Introduces students to college-level academic expectations and makes it more likely that they will enroll in college after graduation.

Why Dual Enrollment?


Allows students to take courses that relate to their interests or career goals, but are not available as part of their high school’s curriculum.

Why Dual Enrollment?


Guarantees that college credits for courses approved through the Ohio Board of Regent’s Articulation and Transfer Policy will be accepted at all of Ohio’s public colleges and universities.

Why Dual Enrollment?


Accelerates students’ progress toward college completion and reducesthe cost of a college education by allowing students, in most cases, to earn college credits at a significantly reduced cost.

Why Dual Enrollment?


Builds students’ confidence in their ability to succeed incollege, in careers and in life.

Why Dual Enrollment?


Who’s eligible for dual enrollment?

            • Any 11th or 12 grade student – and sometimes a 9th or 10th grader – who has a solid background in the subject and is college-ready based on college placement assessments.
            • There may be additional admissions criteria specified by a partnering college or university.

Are dual enrollment courses really more rigorous?

          • Yes! Dual enrollment courses are college courses taught by high school teachers who also are college adjunct faculty.
          • All teachers are supported by college/university faculty and students must pass college-level assessments to receive credit for the courses.

What impact does dual enrollment have on high schools?

              • Dual enrollment expands the scope of the high school curriculum, particularly for small and rural school districts.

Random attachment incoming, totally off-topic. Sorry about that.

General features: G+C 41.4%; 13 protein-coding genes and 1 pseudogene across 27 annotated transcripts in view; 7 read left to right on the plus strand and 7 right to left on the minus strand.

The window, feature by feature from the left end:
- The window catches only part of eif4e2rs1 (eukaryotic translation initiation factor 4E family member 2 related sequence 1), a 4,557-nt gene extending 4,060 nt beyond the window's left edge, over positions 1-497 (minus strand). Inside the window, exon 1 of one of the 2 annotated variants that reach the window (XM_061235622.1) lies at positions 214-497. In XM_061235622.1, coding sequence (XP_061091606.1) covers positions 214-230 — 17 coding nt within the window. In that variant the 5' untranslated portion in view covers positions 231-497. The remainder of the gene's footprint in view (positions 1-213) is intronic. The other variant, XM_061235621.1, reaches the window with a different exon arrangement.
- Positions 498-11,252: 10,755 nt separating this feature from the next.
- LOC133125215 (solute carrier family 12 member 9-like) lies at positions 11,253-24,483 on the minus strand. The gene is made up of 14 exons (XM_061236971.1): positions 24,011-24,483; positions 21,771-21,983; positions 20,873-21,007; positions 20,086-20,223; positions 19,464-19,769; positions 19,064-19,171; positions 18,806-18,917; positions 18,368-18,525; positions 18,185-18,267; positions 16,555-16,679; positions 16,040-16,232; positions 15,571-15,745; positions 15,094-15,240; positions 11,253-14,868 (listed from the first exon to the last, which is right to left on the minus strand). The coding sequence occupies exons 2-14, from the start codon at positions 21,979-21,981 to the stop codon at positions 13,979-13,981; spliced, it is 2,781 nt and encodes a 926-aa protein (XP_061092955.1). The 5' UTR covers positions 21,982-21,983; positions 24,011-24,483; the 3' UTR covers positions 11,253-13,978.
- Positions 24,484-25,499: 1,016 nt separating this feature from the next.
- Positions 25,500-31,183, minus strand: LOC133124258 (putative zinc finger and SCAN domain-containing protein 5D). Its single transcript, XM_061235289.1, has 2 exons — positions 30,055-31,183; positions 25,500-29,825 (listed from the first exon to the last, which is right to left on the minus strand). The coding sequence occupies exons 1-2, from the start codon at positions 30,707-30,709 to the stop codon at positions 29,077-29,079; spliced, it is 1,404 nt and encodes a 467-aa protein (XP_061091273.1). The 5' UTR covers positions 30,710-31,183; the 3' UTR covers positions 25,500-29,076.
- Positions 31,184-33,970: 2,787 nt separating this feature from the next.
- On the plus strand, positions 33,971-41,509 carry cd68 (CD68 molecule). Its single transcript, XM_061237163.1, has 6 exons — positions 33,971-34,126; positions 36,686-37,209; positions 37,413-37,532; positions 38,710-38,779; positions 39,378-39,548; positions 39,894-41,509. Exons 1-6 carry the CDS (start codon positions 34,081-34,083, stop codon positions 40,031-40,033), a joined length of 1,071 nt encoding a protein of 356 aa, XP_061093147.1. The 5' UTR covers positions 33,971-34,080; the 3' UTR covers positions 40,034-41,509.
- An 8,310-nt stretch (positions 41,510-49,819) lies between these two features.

• Dual enrollment gives teachers opportunities for professional growth.

Will dual enrollment courses really transfer to other colleges and universities?

        • For courses approved by the Ohio Board of Regent’s Articulation and Transfer Policy, college credit will accepted at all the state’s public colleges and universities. It’s guaranteed!
        • Private and out-of-state institutions may review each course and determine if it will be accepted as transfer credit.

Where can students, families and educators find out more about dual enrollment opportunities in your schools and communities?

            • Talk to your high school counselor or dual enrollment administrator
            • See the National Alliance of Concurrent Enrollment Partnerships’ Web site at htp://

Giving students a chance to accelerate their learning … and the confidence needed to succeed in college and in life

  • Smoothing the transition to college
  • Helping Ohio build a new college-going culture
  • Serving as a game changer for students who want to get a start on a college degree or career certificate while still in high school.

Dual enrollment is a winning combination . . .

  • A chance to earn college credits …often for free … and an opportunity to “try out” college while still in high school
  • A forceful tool for building theskilled workforce needed to winin talent-driven local, regional, national and global economies